Bob

I'm just starting to practice breast stroke too after spending so much time focusing on just front crawl freestyle. Great step-by-step and intuitive break-down of stroke technique. I'll definitely be using this as a guide.

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Old 05-09-2016
deggy1
 
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Quote:
Originally Posted by deggy1 View Post
I'm just starting to practice breast stroke too after spending so much time focusing on just front crawl freestyle. Great step-by-step and intuitive break-down of stroke technique. I'll definitely be using this as a guide.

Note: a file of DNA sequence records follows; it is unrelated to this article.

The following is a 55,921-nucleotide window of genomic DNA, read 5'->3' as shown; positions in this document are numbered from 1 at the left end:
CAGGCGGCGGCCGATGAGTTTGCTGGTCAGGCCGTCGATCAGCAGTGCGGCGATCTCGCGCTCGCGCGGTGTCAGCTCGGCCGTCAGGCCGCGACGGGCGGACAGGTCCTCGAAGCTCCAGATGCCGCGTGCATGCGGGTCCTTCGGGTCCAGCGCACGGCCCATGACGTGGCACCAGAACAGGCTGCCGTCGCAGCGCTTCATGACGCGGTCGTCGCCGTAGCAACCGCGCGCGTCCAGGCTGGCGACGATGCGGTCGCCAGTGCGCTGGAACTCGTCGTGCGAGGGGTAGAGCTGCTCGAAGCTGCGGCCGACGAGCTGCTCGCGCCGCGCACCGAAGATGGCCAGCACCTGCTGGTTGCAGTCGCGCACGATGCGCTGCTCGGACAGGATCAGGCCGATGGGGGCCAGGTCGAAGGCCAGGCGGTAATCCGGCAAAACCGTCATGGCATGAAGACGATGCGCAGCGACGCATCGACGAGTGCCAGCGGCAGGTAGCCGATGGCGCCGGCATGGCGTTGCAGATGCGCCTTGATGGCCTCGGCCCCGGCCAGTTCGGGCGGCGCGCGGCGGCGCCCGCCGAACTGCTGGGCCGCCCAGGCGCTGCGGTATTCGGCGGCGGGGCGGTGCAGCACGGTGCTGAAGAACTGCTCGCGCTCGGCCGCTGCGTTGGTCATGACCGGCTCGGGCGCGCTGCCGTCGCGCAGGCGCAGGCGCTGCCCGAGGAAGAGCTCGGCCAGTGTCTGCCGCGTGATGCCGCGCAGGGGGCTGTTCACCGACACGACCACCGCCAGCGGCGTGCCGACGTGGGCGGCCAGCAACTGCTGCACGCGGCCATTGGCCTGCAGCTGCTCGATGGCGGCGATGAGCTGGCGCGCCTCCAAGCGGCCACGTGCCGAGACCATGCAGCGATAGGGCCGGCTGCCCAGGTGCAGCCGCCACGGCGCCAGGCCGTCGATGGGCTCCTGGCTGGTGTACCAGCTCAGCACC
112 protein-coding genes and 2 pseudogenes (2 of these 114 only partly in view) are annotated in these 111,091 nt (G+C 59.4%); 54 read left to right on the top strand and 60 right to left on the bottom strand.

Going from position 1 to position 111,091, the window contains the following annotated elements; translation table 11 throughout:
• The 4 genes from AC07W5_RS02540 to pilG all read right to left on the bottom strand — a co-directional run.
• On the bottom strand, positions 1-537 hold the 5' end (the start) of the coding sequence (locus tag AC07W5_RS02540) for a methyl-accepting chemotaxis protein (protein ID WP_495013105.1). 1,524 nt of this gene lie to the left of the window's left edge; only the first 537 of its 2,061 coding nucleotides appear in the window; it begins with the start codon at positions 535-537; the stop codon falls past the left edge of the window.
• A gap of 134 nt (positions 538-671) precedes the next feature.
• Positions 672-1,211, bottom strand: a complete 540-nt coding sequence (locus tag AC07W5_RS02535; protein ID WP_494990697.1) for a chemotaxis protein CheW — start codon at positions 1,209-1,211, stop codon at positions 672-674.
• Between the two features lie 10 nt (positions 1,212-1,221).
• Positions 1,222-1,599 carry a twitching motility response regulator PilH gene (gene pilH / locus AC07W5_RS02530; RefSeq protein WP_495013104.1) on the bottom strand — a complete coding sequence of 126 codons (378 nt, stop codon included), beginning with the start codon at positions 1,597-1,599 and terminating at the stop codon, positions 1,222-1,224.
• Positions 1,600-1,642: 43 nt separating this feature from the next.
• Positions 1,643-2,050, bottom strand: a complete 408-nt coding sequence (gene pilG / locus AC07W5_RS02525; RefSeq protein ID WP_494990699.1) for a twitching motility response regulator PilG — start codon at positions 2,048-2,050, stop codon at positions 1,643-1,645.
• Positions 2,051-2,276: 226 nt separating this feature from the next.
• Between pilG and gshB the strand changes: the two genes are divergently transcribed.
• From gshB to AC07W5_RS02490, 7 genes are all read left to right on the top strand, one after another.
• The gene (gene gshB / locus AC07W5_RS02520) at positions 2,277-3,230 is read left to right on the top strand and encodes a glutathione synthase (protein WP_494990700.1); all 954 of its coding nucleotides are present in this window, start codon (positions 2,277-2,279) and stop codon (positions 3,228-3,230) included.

Have always struggled getting the technique with this stroke. Just popped for a quick 30 minutes session on my lunch break and tried out a few of the pointers, really helped, already feels smoother than I remember. Thanks again.



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  #5  
Old 05-12-2016
CoachBobM CoachBobM is offline
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Glad it was helpful!


Bob